See no evil, hear no evil, and, if you are a ratings agency, speak no evil

You don’t have to look too far to find nutty policy proposals.

One of my favorites is  Herman Cain’s suggestion that Congressional bills be limited to no more than three pages.

Another, reported in recent days by both the Financial Times (which claims to have seen an actual draft) and the Wall Street Journal, is the European Union’s suggestion that regulators would be given powers to suspend credit ratings of countries undergoing bail-outs.

According to the FT, the proposal would give the European Securities and Markets Authority (ESMA) the right to: “suspend ratings of countries in bail-out programmes so that adverse ratings are not issued at “inappropriate moments”.”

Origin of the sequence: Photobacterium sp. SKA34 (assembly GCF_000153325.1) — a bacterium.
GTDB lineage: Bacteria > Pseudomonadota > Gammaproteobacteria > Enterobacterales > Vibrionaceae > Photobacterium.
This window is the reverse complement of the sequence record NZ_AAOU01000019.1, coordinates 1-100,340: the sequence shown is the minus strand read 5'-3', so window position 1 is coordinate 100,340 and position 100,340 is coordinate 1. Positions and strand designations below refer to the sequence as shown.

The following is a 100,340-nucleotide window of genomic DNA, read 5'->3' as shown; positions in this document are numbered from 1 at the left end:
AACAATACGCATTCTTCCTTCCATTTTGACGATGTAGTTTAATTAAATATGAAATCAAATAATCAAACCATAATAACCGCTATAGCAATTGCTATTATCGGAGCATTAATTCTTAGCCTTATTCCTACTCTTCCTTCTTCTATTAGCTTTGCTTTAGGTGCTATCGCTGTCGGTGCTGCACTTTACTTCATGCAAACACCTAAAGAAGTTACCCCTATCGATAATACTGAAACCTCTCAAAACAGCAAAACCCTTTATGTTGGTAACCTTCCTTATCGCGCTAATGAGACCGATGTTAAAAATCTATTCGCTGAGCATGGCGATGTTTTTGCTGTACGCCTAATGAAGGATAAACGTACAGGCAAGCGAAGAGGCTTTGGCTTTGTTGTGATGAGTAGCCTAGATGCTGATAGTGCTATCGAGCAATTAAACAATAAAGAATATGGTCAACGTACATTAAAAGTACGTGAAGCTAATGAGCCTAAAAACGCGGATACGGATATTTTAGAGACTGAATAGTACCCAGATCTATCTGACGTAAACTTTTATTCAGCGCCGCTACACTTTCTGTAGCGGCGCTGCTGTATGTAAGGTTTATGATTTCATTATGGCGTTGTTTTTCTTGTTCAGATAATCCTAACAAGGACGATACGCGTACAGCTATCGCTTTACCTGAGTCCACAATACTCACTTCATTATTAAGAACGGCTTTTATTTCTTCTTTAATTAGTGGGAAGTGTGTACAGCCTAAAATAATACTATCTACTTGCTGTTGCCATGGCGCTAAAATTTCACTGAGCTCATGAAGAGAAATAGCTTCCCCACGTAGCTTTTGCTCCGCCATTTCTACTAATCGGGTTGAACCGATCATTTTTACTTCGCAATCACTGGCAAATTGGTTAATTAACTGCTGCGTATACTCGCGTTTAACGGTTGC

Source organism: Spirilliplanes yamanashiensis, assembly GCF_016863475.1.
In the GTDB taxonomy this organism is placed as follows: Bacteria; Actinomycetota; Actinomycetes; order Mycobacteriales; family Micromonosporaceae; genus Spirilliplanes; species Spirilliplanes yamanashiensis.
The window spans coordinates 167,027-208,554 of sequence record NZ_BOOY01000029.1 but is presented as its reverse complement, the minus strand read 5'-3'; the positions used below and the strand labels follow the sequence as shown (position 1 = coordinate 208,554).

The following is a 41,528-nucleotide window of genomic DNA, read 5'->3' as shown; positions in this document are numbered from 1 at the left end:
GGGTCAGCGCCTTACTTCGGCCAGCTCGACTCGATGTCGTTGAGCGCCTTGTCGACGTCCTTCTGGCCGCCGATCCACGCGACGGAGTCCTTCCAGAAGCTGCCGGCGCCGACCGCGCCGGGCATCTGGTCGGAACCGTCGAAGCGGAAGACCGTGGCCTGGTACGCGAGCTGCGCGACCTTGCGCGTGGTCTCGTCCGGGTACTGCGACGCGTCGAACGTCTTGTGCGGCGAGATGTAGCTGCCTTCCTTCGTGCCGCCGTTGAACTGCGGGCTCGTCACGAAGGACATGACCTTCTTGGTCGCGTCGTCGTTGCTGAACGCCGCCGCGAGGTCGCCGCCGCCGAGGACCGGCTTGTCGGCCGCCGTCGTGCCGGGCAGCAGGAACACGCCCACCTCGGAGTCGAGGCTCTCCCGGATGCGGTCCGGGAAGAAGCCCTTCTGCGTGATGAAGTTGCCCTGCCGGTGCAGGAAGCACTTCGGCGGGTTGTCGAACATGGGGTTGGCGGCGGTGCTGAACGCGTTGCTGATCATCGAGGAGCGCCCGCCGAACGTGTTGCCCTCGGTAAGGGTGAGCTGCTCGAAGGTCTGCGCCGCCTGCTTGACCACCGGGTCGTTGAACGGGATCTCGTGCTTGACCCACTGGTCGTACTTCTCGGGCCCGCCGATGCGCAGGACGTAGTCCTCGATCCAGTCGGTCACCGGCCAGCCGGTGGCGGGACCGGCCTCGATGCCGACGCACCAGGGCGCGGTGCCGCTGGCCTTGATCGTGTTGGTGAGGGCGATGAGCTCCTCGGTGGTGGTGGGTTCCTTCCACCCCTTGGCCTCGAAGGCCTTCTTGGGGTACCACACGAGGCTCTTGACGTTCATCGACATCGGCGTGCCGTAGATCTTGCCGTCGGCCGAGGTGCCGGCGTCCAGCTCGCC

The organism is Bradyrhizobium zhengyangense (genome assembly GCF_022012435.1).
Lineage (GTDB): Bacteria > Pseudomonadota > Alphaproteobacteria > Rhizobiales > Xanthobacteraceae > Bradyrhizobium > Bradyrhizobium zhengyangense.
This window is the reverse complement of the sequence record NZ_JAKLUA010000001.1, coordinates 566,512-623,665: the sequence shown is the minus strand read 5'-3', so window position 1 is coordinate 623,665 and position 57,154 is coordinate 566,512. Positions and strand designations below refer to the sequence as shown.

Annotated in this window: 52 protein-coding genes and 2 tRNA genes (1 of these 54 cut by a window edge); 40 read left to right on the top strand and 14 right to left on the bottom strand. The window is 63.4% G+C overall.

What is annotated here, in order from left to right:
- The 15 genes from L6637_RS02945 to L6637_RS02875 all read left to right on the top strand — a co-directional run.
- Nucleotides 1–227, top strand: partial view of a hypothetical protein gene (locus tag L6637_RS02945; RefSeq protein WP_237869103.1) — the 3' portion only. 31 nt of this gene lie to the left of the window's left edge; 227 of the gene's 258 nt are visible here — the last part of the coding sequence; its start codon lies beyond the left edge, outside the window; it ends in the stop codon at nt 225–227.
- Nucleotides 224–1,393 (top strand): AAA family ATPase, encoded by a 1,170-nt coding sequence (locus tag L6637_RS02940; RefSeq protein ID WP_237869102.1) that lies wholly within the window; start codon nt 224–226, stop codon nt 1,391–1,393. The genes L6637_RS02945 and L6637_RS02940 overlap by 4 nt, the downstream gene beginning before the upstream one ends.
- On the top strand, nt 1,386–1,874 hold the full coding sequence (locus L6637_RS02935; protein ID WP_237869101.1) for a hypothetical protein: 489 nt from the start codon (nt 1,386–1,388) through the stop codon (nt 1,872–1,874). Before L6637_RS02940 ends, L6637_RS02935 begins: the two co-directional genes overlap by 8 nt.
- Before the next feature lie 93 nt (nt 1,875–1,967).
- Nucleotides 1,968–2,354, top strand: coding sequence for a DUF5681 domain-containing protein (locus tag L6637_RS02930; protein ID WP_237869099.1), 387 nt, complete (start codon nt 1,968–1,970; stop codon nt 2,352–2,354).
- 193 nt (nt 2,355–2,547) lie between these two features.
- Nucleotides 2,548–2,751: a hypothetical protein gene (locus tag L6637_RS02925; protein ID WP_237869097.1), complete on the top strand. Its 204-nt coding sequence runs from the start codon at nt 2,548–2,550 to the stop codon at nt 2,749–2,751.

I would love to be able to ask a Finance Minister when he or she thinks an appropriate moment would be to downgrade his or her country’s credit rating.

According to the FT, the draft continues: “In order to prevent that credit rating agencies issue sovereign ratings which do not accurately reflect the situation of the country concerned and would cause negative spillover effects to other countries, Esma should be granted the power to temporarily restrict the issuance of credit ratings in exceptional, precicely defined situations.”

Actually, I think the objective is to prevent the ratings agencies from issuing sovereign ratings that accurately reflect the situation in the country.

The Journal correctly points out two flaws with the proposed policy: (1) ratings agencies seldom lead the markets (recall that S&P downgraded the US when it was hours away from a default); (2) investors will just use other metrics, such as bond yields and spreads.

Of course, the EU might want to think about banning newspapers or web sites that publish such subversive data….